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Re: interesting car (inboard brakes)
michael mulholland wrote:
> my 65 rover 2000tc also had inboard rear brakes, and a de dion rear axle
> also. it was considered advanced for the time.
My 1965 Lancia Flaminia Super Sport Zagato was a very interesting car.
Definitely advanced for it's time. It had a list of features to please
the automobile enthusiast. It was #61 of 150 built, and sold for about
$9000 in 1965. I bought it from the second owner in 1974.
Every piece of this car was a work of art. Unfortunately they went broke
while building them.
The aluminum 2.8 liter V6 was fed by three 2bbl Weber carbs with 30mm
venturis, and rated at 150 HP (conservatively I'd bet). The included
angle between cyl. banks was 60 degreees. It had hemispherical
combustion chambers, huge valves, and used triple electrode Lodge spark
plugs, similar to the w7dtc's we like to use in tq's. The oil pan was a
huge finned aluminum casting with 8 qt sump. An oil cooler was fitted
and thermostat controlled. The huge main radiator had thermostat
actuated louvers to insure that operating temp could be maintained in
The transaxle and clutch were in the rear. (Driveshaft running at engine
speed). Inside the transaxle was an oil pump to provide a continuous
flow to the final drive gears. All 4 forward gears were synchronised.
The shift lever was between the seat and driveshaft tunnel and came up
right where the hand wanted it to be.
Girling disk brakes were fitted, mounted inboard at the rear, with dual
circuit hydraulics, with power assist.
Suspension was De dion in rear and independent in front with elegant
cast aluminun A arm carriers bolted to the subframe.
The entire body was a hand formed aluminun skin over steel structure.
Trim mouldings around the windows were chromed brass.
Other goodies included telescoping steering wheel, reclining seats,
separate heater and vent for driver and passenger, a door into the trunk
from the passenger compartment, and a large chrome handle on the dash
board for the passenger to use during white knuckle rides.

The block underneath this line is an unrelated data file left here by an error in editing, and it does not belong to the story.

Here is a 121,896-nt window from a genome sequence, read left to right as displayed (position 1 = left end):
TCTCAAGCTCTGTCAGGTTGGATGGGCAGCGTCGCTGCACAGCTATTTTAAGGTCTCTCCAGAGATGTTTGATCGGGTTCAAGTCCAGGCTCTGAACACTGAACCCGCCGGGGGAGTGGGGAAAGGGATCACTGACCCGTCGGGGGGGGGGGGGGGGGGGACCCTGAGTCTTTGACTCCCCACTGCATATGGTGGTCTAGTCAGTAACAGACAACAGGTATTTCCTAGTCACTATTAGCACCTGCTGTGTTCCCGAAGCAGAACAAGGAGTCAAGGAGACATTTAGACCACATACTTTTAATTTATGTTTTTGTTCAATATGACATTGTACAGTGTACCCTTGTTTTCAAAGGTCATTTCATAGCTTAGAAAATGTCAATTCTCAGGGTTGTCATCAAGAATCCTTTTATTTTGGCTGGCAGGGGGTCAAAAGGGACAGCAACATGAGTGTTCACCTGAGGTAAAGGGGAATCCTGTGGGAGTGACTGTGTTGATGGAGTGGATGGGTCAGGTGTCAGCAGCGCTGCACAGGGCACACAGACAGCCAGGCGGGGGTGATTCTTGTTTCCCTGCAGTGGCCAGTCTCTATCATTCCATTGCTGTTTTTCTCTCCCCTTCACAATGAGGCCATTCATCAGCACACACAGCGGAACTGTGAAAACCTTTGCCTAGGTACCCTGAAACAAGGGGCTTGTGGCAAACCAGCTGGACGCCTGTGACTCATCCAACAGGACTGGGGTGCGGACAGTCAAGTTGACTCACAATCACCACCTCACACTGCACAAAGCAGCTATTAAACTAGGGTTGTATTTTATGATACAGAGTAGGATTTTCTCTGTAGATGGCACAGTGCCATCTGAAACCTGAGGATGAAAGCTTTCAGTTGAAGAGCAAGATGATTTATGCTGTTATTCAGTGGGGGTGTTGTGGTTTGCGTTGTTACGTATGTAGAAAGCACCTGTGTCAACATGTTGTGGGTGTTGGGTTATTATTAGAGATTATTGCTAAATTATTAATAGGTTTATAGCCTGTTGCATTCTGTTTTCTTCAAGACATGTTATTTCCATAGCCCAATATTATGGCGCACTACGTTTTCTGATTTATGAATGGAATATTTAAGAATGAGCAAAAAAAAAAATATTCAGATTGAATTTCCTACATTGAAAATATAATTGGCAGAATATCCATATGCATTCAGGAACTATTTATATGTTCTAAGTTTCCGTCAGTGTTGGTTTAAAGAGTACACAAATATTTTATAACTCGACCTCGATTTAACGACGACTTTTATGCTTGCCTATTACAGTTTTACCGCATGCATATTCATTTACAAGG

I think it weighed about 3000 lb. It was about as fast as my tq was
(before the IA kit), but with much more low end torque. Directional
stability on the highway was perfect, you could take your hands off the
wheel at 80 and the car went right down the lane.
This was a solid and stable car to drive. Good torque at low rev's which
blended into a strong power peak coming on at 3500 when the engine
really would make a beautiful sound as only an Italian car does. The
gearing was quite tall with 2nd good for 65, 3rd to 110 and 4th to 130+
. Terrific acceleration and engine braking at 30-50 in 2nd on mountain
roads. The suspension was firm at low speeds, but smoothed out like
magic at 65 mph and up. The car was balanced perfectly for very accurate
handling. Although it requiried some muscle to steer at low speeds, it
was fun and predictable, remaining perfectly poised during aggressive
cornering thru tight curves as well as very fast highway travel, even on
I have fond memories of many brisk rides with the Flaminia thru the
canyons in the Santa Monica Mountains, and 130 mph travel in the Nevada
deserts before the speed limit was taken seriously there.
I sold the Flaminia SS to a collector in 1989, realizing that it should
be restored and preserved rather than be used up.
The Audi Quattro is of course a superior device in many ways, but the
last great Lancia was in a different class, second to none for the
sensory pleasures of driving, and pure engineering elegance in
mechanical design and aesthetics.
This thread is bringing back a sick idea of getting a Mondial T cab., V8
Quattro valve, Bosch FI, 300 HP, for fun only, of course. If only it
could be stealthy and affordable.